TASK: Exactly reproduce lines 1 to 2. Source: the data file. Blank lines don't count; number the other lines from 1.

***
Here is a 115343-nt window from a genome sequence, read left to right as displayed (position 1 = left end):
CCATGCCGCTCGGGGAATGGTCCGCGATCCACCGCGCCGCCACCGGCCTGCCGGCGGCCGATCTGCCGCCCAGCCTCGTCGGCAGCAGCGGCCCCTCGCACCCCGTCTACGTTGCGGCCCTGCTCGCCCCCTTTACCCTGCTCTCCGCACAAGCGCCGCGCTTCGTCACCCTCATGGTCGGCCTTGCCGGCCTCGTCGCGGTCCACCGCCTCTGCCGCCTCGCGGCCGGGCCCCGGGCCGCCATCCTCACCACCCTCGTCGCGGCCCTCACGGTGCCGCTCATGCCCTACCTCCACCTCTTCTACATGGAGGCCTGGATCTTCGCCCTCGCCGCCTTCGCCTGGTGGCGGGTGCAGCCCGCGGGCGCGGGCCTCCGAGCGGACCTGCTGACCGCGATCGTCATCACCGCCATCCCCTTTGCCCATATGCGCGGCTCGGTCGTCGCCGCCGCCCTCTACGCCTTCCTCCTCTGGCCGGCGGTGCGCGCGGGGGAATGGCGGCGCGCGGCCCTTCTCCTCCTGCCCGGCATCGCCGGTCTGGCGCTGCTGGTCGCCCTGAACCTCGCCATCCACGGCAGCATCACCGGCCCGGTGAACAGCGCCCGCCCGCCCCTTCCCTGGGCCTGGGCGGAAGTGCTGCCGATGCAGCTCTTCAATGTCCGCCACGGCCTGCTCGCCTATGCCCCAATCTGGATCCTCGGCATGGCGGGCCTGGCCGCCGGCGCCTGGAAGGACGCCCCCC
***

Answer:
Here is a 115343-nt window from a genome sequence, read left to right as displayed (position 1 = left end):
CCATGCCGCTCGGGGAATGGTCCGCGATCCACCGCGCCGCCACCGGCCTGCCGGCGGCCGATCTGCCGCCCAGCCTCGTCGGCAGCAGCGGCCCCTCGCACCCCGTCTACGTTGCGGCCCTGCTCGCCCCCTTTACCCTGCTCTCCGCACAAGCGCCGCGCTTCGTCACCCTCATGGTCGGCCTTGCCGGCCTCGTCGCGGTCCACCGCCTCTGCCGCCTCGCGGCCGGGCCCCGGGCCGCCATCCTCACCACCCTCGTCGCGGCCCTCACGGTGCCGCTCATGCCCTACCTCCACCTCTTCTACATGGAGGCCTGGATCTTCGCCCTCGCCGCCTTCGCCTGGTGGCGGGTGCAGCCCGCGGGCGCGGGCCTCCGAGCGGACCTGCTGACCGCGATCGTCATCACCGCCATCCCCTTTGCCCATATGCGCGGCTCGGTCGTCGCCGCCGCCCTCTACGCCTTCCTCCTCTGGCCGGCGGTGCGCGCGGGGGAATGGCGGCGCGCGGCCCTTCTCCTCCTGCCCGGCATCGCCGGTCTGGCGCTGCTGGTCGCCCTGAACCTCGCCATCCACGGCAGCATCACCGGCCCGGTGAACAGCGCCCGCCCGCCCCTTCCCTGGGCCTGGGCGGAAGTGCTGCCGATGCAGCTCTTCAATGTCCGCCACGGCCTGCTCGCCTATGCCCCAATCTGGATCCTCGGCATGGCGGGCCTGGCCGCCGGCGCCTGGAAGGACGCCCCCC